In the second of a series of four blog posts in The Future is Now series, Gertjan Breij, Managing Director, DKV Euro Service Benelux, explores what the transport industry could look like in 2030
The world is in rapid change. In this respect, we see many references to the term ‘disruption’, or ‘digital disruption’: new, digital innovations – or breakthroughs – that might have adverse effects although they are intended to produce new service tools for the benefit of consumers and markets. What are the implications for the transport industry? What macro, meso and micro trends do we perceive that already today are impacting the industry and at the same time determine the state of our industry by 2030?
At macro level, we see rapid technological change quickly resulting in change of conduct. Individual consumers are becoming increasingly powerful; a circumstance that is virtually more influential than legislation. Consider for instance the clothing industry and the ‘Primark degrading sweatshop debacle’ , which ultimately went viral on social media. Something like this might also happen to an average haulage firm tomorrow; consider for instance online posting of footage of a driver operating recklessly. Another perceived change of conduct is the rise of Y (millennials, the Google Generation) and Z-generations (the ‘open-world citizen’). Members of Generation Y want freedom, self-development and flexibility; job hoppers that opt for atmosphere rather than salary. Generation Z wants to be inspired rather than to assume their ‘manager’ to be the obvious authority. To these generations, the sharing economy comes as a second nature, which in turn impacts market demand (and consequently our industry). In addition we see many classic-shaped firms finding it hard to engage these generations – instrumental as they are for digital innovation – in permanent employment.
At meso level, too, we see swift technological development having a huge impact on the transport industry. Not only are instruments like tube logistics, 3D printing, Robotics, the Internet of Things and augmented reality mutating our business models, they also bring increasing transparency. This is illustrated in for instance AI – the Automatic Identification System; a development that in turn brings an influx of innovative newcomers: disruptors, introducing new concepts and approaches like Shippo, Kontainers and Cargomatic.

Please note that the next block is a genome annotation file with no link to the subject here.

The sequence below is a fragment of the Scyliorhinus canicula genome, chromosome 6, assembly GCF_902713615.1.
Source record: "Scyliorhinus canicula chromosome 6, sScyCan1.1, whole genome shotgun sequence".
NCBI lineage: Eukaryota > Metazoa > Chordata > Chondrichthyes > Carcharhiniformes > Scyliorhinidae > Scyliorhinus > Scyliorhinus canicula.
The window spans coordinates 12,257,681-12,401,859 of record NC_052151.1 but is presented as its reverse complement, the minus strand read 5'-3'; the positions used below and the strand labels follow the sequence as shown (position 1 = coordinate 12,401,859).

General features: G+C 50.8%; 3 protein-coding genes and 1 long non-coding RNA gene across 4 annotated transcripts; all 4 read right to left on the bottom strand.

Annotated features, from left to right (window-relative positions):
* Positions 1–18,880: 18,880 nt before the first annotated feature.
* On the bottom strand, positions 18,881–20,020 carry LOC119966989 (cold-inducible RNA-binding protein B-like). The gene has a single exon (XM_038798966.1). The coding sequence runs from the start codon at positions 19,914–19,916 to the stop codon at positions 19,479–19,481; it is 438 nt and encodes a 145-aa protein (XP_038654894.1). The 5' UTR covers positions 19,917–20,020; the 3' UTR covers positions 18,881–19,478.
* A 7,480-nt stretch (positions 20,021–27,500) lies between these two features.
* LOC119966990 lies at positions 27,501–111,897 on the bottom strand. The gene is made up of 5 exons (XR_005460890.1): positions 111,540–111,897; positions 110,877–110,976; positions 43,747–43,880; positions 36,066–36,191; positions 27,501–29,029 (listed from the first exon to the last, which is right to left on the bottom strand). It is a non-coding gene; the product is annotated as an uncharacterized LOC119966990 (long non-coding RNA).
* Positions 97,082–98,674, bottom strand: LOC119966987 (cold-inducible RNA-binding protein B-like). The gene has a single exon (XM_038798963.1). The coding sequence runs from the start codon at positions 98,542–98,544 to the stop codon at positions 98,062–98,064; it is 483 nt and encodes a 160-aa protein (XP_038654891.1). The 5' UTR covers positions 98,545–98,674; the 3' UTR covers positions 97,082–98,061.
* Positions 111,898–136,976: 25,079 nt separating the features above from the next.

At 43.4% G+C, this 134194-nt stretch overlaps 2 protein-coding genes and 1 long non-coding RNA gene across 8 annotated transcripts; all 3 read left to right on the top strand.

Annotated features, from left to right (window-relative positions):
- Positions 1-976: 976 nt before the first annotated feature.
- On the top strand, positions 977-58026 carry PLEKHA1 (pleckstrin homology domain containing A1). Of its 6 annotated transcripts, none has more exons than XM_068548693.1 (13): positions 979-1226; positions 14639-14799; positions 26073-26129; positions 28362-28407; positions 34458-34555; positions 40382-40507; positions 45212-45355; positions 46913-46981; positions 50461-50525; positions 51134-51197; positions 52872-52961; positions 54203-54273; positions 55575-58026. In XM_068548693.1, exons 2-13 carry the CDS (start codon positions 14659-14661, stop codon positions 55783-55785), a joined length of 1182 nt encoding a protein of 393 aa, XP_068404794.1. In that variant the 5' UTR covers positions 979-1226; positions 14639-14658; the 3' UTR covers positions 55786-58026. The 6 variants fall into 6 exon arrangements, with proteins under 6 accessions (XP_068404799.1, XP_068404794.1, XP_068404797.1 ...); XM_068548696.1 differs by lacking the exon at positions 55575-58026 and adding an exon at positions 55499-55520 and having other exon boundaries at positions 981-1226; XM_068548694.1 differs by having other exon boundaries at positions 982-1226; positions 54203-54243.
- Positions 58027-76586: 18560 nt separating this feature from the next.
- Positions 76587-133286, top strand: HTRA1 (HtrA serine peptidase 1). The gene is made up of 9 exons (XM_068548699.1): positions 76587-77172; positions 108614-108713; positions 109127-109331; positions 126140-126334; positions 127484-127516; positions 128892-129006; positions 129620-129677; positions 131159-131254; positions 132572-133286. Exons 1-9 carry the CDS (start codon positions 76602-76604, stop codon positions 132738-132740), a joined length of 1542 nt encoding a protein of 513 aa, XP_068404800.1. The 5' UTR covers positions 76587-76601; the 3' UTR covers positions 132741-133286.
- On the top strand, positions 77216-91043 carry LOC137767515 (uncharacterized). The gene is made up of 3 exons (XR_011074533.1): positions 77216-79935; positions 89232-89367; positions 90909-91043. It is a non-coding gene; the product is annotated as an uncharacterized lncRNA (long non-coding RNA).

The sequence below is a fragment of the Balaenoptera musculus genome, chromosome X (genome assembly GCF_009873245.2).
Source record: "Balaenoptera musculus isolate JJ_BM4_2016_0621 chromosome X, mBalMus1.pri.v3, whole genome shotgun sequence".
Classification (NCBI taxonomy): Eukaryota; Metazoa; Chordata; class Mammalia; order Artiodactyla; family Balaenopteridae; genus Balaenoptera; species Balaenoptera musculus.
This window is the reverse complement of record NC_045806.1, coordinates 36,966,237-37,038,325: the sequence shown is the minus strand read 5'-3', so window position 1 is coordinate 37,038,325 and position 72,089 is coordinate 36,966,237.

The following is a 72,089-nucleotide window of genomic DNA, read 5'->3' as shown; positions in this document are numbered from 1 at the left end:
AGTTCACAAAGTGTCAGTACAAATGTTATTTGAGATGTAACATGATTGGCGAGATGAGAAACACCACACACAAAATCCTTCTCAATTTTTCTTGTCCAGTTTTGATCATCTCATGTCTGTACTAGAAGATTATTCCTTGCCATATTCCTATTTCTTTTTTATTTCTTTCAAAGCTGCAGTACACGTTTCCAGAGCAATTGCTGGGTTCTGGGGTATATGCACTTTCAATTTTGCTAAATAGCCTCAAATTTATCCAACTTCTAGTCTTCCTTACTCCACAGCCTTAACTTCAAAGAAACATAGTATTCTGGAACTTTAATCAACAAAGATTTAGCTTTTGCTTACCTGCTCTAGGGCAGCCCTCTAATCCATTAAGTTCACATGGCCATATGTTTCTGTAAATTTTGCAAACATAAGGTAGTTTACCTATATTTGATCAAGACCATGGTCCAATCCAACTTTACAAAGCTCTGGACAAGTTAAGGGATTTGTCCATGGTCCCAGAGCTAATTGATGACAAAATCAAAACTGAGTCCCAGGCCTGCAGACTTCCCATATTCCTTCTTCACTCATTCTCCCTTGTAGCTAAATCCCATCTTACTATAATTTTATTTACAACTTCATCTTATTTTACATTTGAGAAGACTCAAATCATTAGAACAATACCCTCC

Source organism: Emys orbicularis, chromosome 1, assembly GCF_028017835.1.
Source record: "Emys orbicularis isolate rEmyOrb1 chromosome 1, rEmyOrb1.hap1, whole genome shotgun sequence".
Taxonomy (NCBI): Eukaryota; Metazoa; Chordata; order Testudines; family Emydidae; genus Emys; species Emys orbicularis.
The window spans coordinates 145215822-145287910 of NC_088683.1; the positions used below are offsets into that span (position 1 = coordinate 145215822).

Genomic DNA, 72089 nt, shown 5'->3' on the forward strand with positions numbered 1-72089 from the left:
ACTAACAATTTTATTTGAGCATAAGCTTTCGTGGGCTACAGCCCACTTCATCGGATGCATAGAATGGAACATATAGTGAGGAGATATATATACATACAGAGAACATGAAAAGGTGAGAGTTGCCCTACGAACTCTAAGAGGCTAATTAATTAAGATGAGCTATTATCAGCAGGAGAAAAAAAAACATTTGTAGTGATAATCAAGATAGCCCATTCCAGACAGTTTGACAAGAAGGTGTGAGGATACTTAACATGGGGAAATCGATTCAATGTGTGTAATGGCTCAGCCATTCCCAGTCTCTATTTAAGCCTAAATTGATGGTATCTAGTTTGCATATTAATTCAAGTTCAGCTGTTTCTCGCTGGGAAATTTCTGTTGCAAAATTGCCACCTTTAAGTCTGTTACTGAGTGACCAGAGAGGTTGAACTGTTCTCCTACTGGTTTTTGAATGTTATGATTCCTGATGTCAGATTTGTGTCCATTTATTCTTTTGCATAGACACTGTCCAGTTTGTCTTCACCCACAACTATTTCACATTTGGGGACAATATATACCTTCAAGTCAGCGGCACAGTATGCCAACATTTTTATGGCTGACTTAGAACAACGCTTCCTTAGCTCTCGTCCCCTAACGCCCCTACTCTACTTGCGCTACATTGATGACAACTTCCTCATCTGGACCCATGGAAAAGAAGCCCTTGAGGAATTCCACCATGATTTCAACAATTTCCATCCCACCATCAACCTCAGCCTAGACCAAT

In this framework I pose myself the question: ‘How can DKV Euro Service ensure that it remains the one that tips the industry instead of just waiting for someone else to do it?’ This would apply to aspects like product innovation (take for instance alternative fuels) and products & services like data enrichment. In this respect, the ‘new’ role of OEMs in the area of development is another deciding factor.
What does digital disruption imply to you as a company? What is its impact at micro level? With soaring technological change resulting in change of conduct, the upcoming sharing economy and the emerging disruptors in our industry force us to not only take a closer look at our current product and service portfolio, but also to scrutinize our organisational structure. The world is in constant change, so even if we were to introduce an innovative product or service today in order to stand stronger in the future, we cannot but realise that this product or service might well be obsolete in five years’ time. That is why we must lay out our business again, along dynamic lines. In its 2017 Tech Trends report, Deloitte coins this ‘The Kinetic Enterprise’. An enterprise like this is flexible enough to respond instantly, employing staff containing many members of the Y and Z-generations collaborating across all layers. As hierarchy would be virtually non-existent in organisations like these, their teams are capable of taking independent solutions.
DKV Euro Service is also tackling these developments. In this respect, our role over the years has been transferring from ‘fuel card supplier’ to full-service provider regarding mobility issues. We have become a consulting party; one that obviously takes a progressive stance also in the area of technology so that we can help our customers optimise their business processes and gain insight in their operations by way of reports & analytics with a wow! factor.
I would nonetheless make a qualification here. Notwithstanding all changes and transformations, I take the view that companies must never lose touch of their roots and origins. Despite the existence of the internet and e-mail it remains nice to be able to send and receive a common, physical postcard at times. This is what we value greatly at DKV, also where it concerns our services. So we will continue to invest in aspects like personal customer contact and our 24-hour, personal service approach.
For more information: www.dkv-euroservice.com/gb/